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I am working on PHP project with a group of 4. I am wondering what is the best way to develop the project.

We have a version control system.

I am confused about how each developer writes and tests code. Should each developer have his/her own test environment? Is it best to have that test environment local? Etc..


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4 Answers

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Each developer should have their own local environment on their machine to do development on. Once a developer has implemented a particurlar feature, he should commit it to the version control system.

You should use a continuous integration tool to automatically build the latest code from the version control system into a staging environment. I use beanstalk for version control and automated deployments.

Once you are happy with the code in the staging environment, you can manually build this to the production environment.

This is a simple but flexible system that is suitable for a 4 person team

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Two pieces of advice:

First, each person should understand group coding standards. Often, people have discrepancies in capitalization, underscore use, and variable naming; when working on a project with multiple people, this often becomes confusing. Make sure that is standardized.

Each developer should test in their local environment. If the tests work, they commit with a changelog detailing the changes. Make sure if you're working in a group of more than two that each person gives detailed changelogs. Otherwise, it becomes impossible to figure out what revision changed what.

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Here is a list of things to keep in mind when working in a team (in no particular order):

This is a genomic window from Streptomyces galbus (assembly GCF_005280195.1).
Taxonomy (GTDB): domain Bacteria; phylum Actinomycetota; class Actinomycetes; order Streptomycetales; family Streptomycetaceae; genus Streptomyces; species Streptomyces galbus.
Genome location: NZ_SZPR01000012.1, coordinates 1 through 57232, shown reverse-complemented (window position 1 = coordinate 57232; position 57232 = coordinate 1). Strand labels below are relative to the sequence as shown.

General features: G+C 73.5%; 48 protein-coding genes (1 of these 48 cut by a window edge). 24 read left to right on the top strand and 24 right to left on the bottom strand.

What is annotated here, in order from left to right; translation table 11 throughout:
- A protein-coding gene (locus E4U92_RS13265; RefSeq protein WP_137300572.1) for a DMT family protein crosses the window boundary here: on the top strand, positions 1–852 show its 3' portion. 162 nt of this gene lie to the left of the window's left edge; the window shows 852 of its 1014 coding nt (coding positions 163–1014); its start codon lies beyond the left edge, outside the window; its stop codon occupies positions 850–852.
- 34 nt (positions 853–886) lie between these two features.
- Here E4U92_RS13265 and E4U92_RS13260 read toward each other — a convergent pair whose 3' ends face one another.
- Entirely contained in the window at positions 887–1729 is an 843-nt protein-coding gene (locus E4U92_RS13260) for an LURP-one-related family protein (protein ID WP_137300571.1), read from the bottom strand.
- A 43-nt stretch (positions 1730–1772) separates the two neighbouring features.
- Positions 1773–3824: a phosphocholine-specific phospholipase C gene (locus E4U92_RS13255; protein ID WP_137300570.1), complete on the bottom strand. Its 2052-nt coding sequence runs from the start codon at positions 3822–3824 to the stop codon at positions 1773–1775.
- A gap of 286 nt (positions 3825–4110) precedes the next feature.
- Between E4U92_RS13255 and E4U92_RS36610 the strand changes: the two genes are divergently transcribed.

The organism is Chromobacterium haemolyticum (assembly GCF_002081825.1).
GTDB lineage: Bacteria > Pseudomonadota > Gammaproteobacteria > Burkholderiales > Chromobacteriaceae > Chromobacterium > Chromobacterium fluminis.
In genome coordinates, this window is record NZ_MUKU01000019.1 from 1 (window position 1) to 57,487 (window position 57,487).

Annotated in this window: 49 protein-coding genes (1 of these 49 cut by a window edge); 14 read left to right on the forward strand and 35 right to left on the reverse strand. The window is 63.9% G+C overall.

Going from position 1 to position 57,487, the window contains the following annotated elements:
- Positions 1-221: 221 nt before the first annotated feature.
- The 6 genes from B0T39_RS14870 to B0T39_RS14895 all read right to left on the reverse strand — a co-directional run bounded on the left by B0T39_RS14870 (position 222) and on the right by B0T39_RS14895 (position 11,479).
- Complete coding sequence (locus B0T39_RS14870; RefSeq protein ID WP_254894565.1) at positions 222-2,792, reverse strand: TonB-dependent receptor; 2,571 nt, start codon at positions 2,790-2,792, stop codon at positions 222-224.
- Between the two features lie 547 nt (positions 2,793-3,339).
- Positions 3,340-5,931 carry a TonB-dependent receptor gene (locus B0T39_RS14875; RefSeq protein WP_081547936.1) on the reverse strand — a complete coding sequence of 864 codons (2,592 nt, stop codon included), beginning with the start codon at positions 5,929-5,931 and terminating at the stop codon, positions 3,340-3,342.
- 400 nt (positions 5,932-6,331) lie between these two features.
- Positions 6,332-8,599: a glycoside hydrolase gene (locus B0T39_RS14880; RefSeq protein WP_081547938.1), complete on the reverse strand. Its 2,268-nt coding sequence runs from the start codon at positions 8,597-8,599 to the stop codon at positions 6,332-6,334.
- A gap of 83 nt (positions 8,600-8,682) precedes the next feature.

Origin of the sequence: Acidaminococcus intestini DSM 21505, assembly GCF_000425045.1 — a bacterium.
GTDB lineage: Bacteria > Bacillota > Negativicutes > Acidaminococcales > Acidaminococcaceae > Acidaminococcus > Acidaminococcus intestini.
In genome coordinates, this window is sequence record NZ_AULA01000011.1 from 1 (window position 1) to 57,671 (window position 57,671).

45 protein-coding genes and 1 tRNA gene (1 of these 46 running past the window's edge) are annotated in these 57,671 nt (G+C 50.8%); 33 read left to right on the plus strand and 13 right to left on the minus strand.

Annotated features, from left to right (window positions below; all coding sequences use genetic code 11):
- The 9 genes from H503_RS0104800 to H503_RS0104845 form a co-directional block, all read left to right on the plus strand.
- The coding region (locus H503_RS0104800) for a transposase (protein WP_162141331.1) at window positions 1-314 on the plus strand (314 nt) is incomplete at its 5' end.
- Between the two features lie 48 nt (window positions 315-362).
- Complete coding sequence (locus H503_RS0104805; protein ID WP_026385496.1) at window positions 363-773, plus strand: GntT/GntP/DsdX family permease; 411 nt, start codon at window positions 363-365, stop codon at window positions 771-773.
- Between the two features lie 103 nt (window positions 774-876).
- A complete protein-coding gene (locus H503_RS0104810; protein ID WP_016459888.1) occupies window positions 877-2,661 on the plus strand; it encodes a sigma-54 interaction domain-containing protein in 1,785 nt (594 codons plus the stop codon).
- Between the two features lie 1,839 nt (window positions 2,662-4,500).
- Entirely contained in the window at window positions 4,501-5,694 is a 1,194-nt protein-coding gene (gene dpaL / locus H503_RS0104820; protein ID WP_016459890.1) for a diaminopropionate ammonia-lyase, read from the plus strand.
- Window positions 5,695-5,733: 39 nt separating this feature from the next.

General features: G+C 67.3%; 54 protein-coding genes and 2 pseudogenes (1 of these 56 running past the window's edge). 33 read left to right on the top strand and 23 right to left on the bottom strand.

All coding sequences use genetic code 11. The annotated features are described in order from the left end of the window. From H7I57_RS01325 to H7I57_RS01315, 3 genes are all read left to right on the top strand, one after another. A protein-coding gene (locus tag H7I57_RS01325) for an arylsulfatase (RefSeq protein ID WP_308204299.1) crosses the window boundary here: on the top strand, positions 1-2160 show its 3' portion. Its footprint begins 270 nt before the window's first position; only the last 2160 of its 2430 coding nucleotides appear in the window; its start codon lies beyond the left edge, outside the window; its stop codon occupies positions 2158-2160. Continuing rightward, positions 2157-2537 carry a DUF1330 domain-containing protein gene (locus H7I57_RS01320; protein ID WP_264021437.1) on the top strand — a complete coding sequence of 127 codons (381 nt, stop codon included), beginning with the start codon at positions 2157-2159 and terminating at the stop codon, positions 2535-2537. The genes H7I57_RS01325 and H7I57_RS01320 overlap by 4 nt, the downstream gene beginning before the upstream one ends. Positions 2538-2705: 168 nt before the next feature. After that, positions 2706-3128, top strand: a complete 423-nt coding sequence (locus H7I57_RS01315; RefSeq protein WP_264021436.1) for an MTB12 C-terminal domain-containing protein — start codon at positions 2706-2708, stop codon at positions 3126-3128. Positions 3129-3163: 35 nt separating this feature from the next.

1. Make sure each developer has an identical environment for local development.

  2. A version control system like git is a must. Every member should push commits regularly. you don't want someone pushing 10 commits in a go, only to cause a number of merge conflicts on others' local setups.

    Also, make sure you use version control effectively. Maintain master (or any other) as your production branch, which is always deployable. Work in other branches for other features.

  3. Before starting work, discuss the application architecture thoroughly. You might even want to look into MVC so that different parts of code are well-separate and division of work is easier.

  4. Write rigorous unit tests for every feature you develop. Test-driven development is often the most efficient approach to developing in a team.

  5. Also, like @Telthien pointed out, maintain a common styleguide (Github's and Google's for reference). This involves stuff like using spaces/tabs for indentation, starting function names with underscore, title-casing class names, and so on.

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Also consider a CI setup that is triggered by every push to the version control system to execute lint checks, run unit tests, do phpdepend and phpmd, verify that code matches defined standards using codesniffer, generate API docs (to confirm that all docblocks are defined and correct), etc –  Mark Baker Jan 1 '13 at 11:50
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The answer depends entirely on your needs.

What I normally do in small teams is have a local test environment for each developer. Better yet if you have a VM image of a good test server that can be regularly updated and distributed for each developer to test on, so that your testing closely matches your production environment.

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Tools like puppet or chef are excellent for provisioning a consistent development VM –  Mark Baker Dec 31 '12 at 20:02
@MarkBaker, Good to know! I haven't used them before... I will look into it. Thanks. –  Brad Dec 31 '12 at 20:07
Puppet and chef can be used with Vagrant to make it even easier for developers to have a development environment that is consistent between developers and with production. You don't have to distribute a new VM image if your want to upgrade the version of PHP or add dependencies on new extensions, for example. You just commit the puppet/chef configuration changes to your version control system. –  xn. Dec 31 '12 at 21:19
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